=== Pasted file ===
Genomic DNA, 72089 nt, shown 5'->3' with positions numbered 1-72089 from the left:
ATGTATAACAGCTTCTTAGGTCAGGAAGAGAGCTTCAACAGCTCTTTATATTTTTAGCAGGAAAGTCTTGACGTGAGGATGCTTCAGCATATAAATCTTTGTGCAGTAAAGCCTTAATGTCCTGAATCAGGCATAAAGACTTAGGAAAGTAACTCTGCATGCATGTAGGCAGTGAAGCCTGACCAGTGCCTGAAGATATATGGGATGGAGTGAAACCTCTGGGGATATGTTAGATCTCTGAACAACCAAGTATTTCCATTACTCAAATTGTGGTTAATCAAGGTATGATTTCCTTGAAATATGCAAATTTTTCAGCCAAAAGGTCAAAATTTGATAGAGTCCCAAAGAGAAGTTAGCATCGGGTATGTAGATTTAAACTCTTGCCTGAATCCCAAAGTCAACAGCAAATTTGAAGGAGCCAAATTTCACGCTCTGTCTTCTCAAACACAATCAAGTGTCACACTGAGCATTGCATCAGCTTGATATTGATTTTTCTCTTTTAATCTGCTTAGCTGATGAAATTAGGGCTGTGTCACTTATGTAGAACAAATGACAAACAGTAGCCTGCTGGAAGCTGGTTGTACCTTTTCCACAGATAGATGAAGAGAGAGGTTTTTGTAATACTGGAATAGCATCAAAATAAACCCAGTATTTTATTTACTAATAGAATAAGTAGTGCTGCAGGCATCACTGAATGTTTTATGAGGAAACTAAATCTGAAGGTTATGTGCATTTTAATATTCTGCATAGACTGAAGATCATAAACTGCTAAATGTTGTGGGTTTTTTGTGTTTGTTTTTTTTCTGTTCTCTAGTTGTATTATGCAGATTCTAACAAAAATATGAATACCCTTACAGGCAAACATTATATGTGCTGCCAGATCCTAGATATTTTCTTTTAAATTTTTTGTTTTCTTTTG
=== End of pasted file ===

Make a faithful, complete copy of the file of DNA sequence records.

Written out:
Genomic DNA, 72089 nt, shown 5'->3' with positions numbered 1-72089 from the left:
ATGTATAACAGCTTCTTAGGTCAGGAAGAGAGCTTCAACAGCTCTTTATATTTTTAGCAGGAAAGTCTTGACGTGAGGATGCTTCAGCATATAAATCTTTGTGCAGTAAAGCCTTAATGTCCTGAATCAGGCATAAAGACTTAGGAAAGTAACTCTGCATGCATGTAGGCAGTGAAGCCTGACCAGTGCCTGAAGATATATGGGATGGAGTGAAACCTCTGGGGATATGTTAGATCTCTGAACAACCAAGTATTTCCATTACTCAAATTGTGGTTAATCAAGGTATGATTTCCTTGAAATATGCAAATTTTTCAGCCAAAAGGTCAAAATTTGATAGAGTCCCAAAGAGAAGTTAGCATCGGGTATGTAGATTTAAACTCTTGCCTGAATCCCAAAGTCAACAGCAAATTTGAAGGAGCCAAATTTCACGCTCTGTCTTCTCAAACACAATCAAGTGTCACACTGAGCATTGCATCAGCTTGATATTGATTTTTCTCTTTTAATCTGCTTAGCTGATGAAATTAGGGCTGTGTCACTTATGTAGAACAAATGACAAACAGTAGCCTGCTGGAAGCTGGTTGTACCTTTTCCACAGATAGATGAAGAGAGAGGTTTTTGTAATACTGGAATAGCATCAAAATAAACCCAGTATTTTATTTACTAATAGAATAAGTAGTGCTGCAGGCATCACTGAATGTTTTATGAGGAAACTAAATCTGAAGGTTATGTGCATTTTAATATTCTGCATAGACTGAAGATCATAAACTGCTAAATGTTGTGGGTTTTTTGTGTTTGTTTTTTTTCTGTTCTCTAGTTGTATTATGCAGATTCTAACAAAAATATGAATACCCTTACAGGCAAACATTATATGTGCTGCCAGATCCTAGATATTTTCTTTTAAATTTTTTGTTTTCTTTTG